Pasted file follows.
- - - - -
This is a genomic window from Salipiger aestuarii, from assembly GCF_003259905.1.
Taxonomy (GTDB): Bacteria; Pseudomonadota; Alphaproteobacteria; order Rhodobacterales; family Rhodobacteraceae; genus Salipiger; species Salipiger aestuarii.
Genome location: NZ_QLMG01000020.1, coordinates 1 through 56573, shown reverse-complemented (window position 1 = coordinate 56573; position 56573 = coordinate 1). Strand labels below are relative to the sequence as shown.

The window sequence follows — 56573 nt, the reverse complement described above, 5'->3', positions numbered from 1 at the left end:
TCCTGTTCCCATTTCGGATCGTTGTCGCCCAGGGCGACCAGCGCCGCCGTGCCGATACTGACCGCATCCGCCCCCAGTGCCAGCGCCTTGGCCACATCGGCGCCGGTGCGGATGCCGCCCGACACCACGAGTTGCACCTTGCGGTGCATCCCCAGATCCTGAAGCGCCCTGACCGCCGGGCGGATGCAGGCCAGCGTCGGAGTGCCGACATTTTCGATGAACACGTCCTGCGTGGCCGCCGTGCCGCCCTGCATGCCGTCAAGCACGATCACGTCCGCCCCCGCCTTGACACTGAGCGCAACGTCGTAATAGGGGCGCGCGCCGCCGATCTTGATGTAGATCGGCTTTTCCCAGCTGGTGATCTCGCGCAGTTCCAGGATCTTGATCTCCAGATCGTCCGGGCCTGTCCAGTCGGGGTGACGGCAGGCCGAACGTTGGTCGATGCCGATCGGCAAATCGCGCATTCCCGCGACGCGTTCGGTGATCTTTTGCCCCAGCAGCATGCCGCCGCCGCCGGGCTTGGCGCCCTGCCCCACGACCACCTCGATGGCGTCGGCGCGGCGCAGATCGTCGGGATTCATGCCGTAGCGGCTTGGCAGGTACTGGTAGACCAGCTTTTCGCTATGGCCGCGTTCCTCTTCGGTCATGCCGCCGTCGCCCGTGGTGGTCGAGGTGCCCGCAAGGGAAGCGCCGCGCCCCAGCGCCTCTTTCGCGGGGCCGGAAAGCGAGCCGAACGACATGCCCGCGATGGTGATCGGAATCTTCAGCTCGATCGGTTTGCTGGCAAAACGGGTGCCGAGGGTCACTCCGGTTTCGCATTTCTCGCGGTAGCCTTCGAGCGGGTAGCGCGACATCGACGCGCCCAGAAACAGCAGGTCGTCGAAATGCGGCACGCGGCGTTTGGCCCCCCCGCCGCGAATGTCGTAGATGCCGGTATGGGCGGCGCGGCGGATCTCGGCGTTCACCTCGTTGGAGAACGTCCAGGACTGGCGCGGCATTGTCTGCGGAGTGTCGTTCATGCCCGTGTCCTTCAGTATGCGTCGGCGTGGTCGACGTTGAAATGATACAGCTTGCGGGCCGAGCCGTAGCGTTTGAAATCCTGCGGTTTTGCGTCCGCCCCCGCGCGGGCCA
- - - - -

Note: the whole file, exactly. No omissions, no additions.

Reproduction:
This is a genomic window from Salipiger aestuarii, from assembly GCF_003259905.1.
Taxonomy (GTDB): Bacteria; Pseudomonadota; Alphaproteobacteria; order Rhodobacterales; family Rhodobacteraceae; genus Salipiger; species Salipiger aestuarii.
Genome location: NZ_QLMG01000020.1, coordinates 1 through 56573, shown reverse-complemented (window position 1 = coordinate 56573; position 56573 = coordinate 1). Strand labels below are relative to the sequence as shown.

The window sequence follows — 56573 nt, the reverse complement described above, 5'->3', positions numbered from 1 at the left end:
TCCTGTTCCCATTTCGGATCGTTGTCGCCCAGGGCGACCAGCGCCGCCGTGCCGATACTGACCGCATCCGCCCCCAGTGCCAGCGCCTTGGCCACATCGGCGCCGGTGCGGATGCCGCCCGACACCACGAGTTGCACCTTGCGGTGCATCCCCAGATCCTGAAGCGCCCTGACCGCCGGGCGGATGCAGGCCAGCGTCGGAGTGCCGACATTTTCGATGAACACGTCCTGCGTGGCCGCCGTGCCGCCCTGCATGCCGTCAAGCACGATCACGTCCGCCCCCGCCTTGACACTGAGCGCAACGTCGTAATAGGGGCGCGCGCCGCCGATCTTGATGTAGATCGGCTTTTCCCAGCTGGTGATCTCGCGCAGTTCCAGGATCTTGATCTCCAGATCGTCCGGGCCTGTCCAGTCGGGGTGACGGCAGGCCGAACGTTGGTCGATGCCGATCGGCAAATCGCGCATTCCCGCGACGCGTTCGGTGATCTTTTGCCCCAGCAGCATGCCGCCGCCGCCGGGCTTGGCGCCCTGCCCCACGACCACCTCGATGGCGTCGGCGCGGCGCAGATCGTCGGGATTCATGCCGTAGCGGCTTGGCAGGTACTGGTAGACCAGCTTTTCGCTATGGCCGCGTTCCTCTTCGGTCATGCCGCCGTCGCCCGTGGTGGTCGAGGTGCCCGCAAGGGAAGCGCCGCGCCCCAGCGCCTCTTTCGCGGGGCCGGAAAGCGAGCCGAACGACATGCCCGCGATGGTGATCGGAATCTTCAGCTCGATCGGTTTGCTGGCAAAACGGGTGCCGAGGGTCACTCCGGTTTCGCATTTCTCGCGGTAGCCTTCGAGCGGGTAGCGCGACATCGACGCGCCCAGAAACAGCAGGTCGTCGAAATGCGGCACGCGGCGTTTGGCCCCCCCGCCGCGAATGTCGTAGATGCCGGTATGGGCGGCGCGGCGGATCTCGGCGTTCACCTCGTTGGAGAACGTCCAGGACTGGCGCGGCATTGTCTGCGGAGTGTCGTTCATGCCCGTGTCCTTCAGTATGCGTCGGCGTGGTCGACGTTGAAATGATACAGCTTGCGGGCCGAGCCGTAGCGTTTGAAATCCTGCGGTTTTGCGTCCGCCCCCGCGCGGGCCA